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2008 Reads - #1 - the Boys of Everest

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I spent more than a few minutes over the Christmas holidays organizing aspects of my life.   My closet, my home office and my photo collection all received makeovers.   The tarpits that remained included the garage (too overwhelming), my "junk" drawer and my beside table.

It is the last one that most accurately reflects the chaotic pace of 2007.  I found 30+ books in various stages of completeness, 20-30 magazines and a moleskine.

I'm quite sure upon reflection that 2007 marked not the most books read, but rather the most books started! After separating the books into several piles (the number and definition of which changed even as the piles developed - the "I might read it someday pile", the "I need to plow through it" pile, the "I might read it on a plane" pile etc)

When I finished piling and sorting the bedside table and closet based book storage overflow I was left with a pile that I'm now beginning to power through.So begins the 2008 Reads list. [amtap book:isbn=0786720247]

I've read more than a few books on mountain climbing and exploring recently as my personal interests track closely to those of my eight year old son.

The Boys of Everest tracks the evolution of the post Hillary era of Himalayan mountaineering, primarily focusing on the British climbing establishment.

As I'm not a climber, I can't impugn the accomplishment of heavily organized, siege style mountaineering (although Krakauer does just that in Into Thin Air by challenging the "buy your way up the mountain" model).

The Boys of Everest chronicles the evolution of (at least) British climbing with alpine style ascents of some of the great mountains.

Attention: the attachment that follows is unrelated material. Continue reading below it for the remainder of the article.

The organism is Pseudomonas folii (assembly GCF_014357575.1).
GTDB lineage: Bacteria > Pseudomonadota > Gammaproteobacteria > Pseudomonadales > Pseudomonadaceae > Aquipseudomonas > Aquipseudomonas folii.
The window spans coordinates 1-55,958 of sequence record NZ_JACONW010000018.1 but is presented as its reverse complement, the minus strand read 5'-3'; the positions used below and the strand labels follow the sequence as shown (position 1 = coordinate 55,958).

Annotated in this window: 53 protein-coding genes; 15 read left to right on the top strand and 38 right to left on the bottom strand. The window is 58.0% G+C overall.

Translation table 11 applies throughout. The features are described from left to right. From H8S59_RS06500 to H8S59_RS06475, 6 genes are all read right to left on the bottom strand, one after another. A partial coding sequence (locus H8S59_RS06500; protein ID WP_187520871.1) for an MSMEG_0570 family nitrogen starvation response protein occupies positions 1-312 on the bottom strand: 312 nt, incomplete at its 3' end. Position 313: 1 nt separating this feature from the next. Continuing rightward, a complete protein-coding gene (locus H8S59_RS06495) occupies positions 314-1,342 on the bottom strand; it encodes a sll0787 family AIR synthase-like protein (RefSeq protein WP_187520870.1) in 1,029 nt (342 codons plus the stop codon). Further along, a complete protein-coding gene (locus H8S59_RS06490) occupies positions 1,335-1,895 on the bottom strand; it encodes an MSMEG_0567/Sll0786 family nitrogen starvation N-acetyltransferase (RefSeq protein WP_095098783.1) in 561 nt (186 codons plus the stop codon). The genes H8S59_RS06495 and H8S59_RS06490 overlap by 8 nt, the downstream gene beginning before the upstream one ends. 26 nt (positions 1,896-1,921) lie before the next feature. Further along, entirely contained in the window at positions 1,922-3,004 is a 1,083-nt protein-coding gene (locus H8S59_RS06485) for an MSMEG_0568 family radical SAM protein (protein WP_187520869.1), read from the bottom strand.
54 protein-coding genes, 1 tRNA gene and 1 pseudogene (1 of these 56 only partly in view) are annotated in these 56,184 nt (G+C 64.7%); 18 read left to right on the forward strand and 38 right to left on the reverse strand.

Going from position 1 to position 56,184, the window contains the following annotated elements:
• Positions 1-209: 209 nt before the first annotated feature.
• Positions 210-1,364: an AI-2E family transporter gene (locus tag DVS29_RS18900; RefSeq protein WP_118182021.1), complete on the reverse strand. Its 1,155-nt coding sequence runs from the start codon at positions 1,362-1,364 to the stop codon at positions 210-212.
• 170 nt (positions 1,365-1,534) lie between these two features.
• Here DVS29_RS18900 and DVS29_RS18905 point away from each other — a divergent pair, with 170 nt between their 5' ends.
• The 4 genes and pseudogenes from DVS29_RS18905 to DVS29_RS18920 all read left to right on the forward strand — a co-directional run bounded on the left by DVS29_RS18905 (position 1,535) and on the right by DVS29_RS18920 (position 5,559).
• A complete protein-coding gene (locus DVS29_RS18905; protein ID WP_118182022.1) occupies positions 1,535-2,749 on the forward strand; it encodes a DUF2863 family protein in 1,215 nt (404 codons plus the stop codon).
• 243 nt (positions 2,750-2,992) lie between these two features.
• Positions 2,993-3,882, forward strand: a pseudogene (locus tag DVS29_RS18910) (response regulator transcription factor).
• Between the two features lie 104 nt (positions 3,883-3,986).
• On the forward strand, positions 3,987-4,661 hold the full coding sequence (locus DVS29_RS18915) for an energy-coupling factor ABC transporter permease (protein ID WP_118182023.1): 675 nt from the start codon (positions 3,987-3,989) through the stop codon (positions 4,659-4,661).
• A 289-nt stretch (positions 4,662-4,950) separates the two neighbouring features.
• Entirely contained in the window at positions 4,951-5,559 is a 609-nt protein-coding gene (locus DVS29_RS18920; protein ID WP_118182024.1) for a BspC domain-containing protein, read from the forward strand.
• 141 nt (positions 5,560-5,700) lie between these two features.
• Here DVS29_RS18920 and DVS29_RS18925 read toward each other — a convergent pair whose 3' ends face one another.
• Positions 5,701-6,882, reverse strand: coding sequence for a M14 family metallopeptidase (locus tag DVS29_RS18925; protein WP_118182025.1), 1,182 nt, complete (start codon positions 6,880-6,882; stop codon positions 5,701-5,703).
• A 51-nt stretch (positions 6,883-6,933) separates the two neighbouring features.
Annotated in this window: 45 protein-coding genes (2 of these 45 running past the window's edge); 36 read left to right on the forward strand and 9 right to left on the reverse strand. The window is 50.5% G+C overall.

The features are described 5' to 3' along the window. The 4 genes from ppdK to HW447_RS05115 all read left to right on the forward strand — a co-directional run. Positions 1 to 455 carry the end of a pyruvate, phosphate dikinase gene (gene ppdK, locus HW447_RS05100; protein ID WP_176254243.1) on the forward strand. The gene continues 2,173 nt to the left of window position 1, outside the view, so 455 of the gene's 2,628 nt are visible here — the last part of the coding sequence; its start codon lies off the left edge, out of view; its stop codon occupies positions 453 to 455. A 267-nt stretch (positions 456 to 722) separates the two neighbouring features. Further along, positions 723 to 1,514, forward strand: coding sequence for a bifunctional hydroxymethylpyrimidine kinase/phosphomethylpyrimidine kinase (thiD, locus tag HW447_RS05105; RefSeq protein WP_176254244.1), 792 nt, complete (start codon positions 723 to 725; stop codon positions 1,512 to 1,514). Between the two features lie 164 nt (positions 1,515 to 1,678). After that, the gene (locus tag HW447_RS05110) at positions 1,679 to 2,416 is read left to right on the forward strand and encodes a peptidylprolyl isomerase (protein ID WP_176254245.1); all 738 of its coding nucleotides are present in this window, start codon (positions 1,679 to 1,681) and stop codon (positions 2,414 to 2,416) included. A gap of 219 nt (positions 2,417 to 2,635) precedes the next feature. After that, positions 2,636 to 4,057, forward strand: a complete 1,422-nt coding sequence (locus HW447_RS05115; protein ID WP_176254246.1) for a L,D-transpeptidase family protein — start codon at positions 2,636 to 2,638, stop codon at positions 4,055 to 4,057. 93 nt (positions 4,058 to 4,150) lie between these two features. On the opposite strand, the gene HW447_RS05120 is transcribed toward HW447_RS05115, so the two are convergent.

A few takeaways for me on this one.The physical extremes endured are fairly easy to conceive of - we've all been cold or tired or physically exhausted - it's not a difficult stretch to imagine that amplified many times over.  What is more difficult to empathize with is the psychic endurance required by these folks.  Walking past the corpse of a recently fallen colleague to get up or down a mountain is brutal. Deciding to climb again after multiple nights with no sleep and little food. I don't think that most folks, myself included, can imagine that.

Finally, I was struck repeatedly through this book by the drive to create new paths, to climb new routes - without oxygen or without porters - always a variation from that which went before them.  It did give me pause to reflect on an line from Ansel Adams Examples: The Making of 40 Photographs. He suggests that many of the exemplary photos he took in Yosemite and elsewhere are simply no longer available - the landscape has changed, the forest has grown, change has occurred.       One thing is clear - there appears to be no shortage of finding new challenges in the field of mountaineering.